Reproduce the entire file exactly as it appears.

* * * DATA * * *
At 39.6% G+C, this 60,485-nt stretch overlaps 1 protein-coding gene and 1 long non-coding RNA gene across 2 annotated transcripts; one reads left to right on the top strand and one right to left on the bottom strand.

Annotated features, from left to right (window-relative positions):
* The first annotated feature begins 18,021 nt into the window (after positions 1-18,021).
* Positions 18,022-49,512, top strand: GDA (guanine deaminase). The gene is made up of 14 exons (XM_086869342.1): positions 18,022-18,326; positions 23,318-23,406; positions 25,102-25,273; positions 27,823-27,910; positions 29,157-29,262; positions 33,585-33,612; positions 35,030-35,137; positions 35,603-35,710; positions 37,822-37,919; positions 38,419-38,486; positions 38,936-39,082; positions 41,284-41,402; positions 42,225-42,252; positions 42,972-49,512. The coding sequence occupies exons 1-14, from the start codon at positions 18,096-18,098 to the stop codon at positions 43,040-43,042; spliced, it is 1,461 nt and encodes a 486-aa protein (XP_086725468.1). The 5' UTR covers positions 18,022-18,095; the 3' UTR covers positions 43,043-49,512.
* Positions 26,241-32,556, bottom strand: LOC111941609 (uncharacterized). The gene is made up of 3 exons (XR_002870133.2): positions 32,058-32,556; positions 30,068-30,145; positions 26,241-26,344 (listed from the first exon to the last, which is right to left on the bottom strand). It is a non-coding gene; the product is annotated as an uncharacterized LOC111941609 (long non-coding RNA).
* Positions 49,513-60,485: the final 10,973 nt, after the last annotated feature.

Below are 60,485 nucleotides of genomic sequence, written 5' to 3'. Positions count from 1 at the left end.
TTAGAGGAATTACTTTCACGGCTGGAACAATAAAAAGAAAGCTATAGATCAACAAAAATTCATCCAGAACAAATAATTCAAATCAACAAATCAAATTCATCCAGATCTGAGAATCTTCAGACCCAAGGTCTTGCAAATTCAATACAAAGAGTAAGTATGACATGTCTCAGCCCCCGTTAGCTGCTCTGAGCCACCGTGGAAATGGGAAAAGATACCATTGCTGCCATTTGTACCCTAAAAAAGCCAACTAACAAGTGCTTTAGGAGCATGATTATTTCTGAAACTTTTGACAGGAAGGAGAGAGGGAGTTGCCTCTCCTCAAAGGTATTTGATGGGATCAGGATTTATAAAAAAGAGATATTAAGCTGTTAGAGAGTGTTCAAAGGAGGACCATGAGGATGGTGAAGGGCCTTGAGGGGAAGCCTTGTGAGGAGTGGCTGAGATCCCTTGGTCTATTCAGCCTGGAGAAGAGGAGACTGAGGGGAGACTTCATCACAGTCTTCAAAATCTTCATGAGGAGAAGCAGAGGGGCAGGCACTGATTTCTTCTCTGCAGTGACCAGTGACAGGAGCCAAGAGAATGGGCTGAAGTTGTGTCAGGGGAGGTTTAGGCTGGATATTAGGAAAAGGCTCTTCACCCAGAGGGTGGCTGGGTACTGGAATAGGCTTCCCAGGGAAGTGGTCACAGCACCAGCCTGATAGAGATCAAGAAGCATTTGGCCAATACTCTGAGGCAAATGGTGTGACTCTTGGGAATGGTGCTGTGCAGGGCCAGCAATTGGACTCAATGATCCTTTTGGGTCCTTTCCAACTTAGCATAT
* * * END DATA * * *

At 39.6% G+C, this 60,485-nt stretch overlaps 1 protein-coding gene and 1 long non-coding RNA gene across 2 annotated transcripts; one reads left to right on the top strand and one right to left on the bottom strand.

Annotated features, from left to right (window-relative positions):
* The first annotated feature begins 18,021 nt into the window (after positions 1-18,021).
* Positions 18,022-49,512, top strand: GDA (guanine deaminase). The gene is made up of 14 exons (XM_086869342.1): positions 18,022-18,326; positions 23,318-23,406; positions 25,102-25,273; positions 27,823-27,910; positions 29,157-29,262; positions 33,585-33,612; positions 35,030-35,137; positions 35,603-35,710; positions 37,822-37,919; positions 38,419-38,486; positions 38,936-39,082; positions 41,284-41,402; positions 42,225-42,252; positions 42,972-49,512. The coding sequence occupies exons 1-14, from the start codon at positions 18,096-18,098 to the stop codon at positions 43,040-43,042; spliced, it is 1,461 nt and encodes a 486-aa protein (XP_086725468.1). The 5' UTR covers positions 18,022-18,095; the 3' UTR covers positions 43,043-49,512.
* Positions 26,241-32,556, bottom strand: LOC111941609 (uncharacterized). The gene is made up of 3 exons (XR_002870133.2): positions 32,058-32,556; positions 30,068-30,145; positions 26,241-26,344 (listed from the first exon to the last, which is right to left on the bottom strand). It is a non-coding gene; the product is annotated as an uncharacterized LOC111941609 (long non-coding RNA).
* Positions 49,513-60,485: the final 10,973 nt, after the last annotated feature.

Below are 60,485 nucleotides of genomic sequence, written 5' to 3'. Positions count from 1 at the left end.
TTAGAGGAATTACTTTCACGGCTGGAACAATAAAAAGAAAGCTATAGATCAACAAAAATTCATCCAGAACAAATAATTCAAATCAACAAATCAAATTCATCCAGATCTGAGAATCTTCAGACCCAAGGTCTTGCAAATTCAATACAAAGAGTAAGTATGACATGTCTCAGCCCCCGTTAGCTGCTCTGAGCCACCGTGGAAATGGGAAAAGATACCATTGCTGCCATTTGTACCCTAAAAAAGCCAACTAACAAGTGCTTTAGGAGCATGATTATTTCTGAAACTTTTGACAGGAAGGAGAGAGGGAGTTGCCTCTCCTCAAAGGTATTTGATGGGATCAGGATTTATAAAAAAGAGATATTAAGCTGTTAGAGAGTGTTCAAAGGAGGACCATGAGGATGGTGAAGGGCCTTGAGGGGAAGCCTTGTGAGGAGTGGCTGAGATCCCTTGGTCTATTCAGCCTGGAGAAGAGGAGACTGAGGGGAGACTTCATCACAGTCTTCAAAATCTTCATGAGGAGAAGCAGAGGGGCAGGCACTGATTTCTTCTCTGCAGTGACCAGTGACAGGAGCCAAGAGAATGGGCTGAAGTTGTGTCAGGGGAGGTTTAGGCTGGATATTAGGAAAAGGCTCTTCACCCAGAGGGTGGCTGGGTACTGGAATAGGCTTCCCAGGGAAGTGGTCACAGCACCAGCCTGATAGAGATCAAGAAGCATTTGGCCAATACTCTGAGGCAAATGGTGTGACTCTTGGGAATGGTGCTGTGCAGGGCCAGCAATTGGACTCAATGATCCTTTTGGGTCCTTTCCAACTTAGCATAT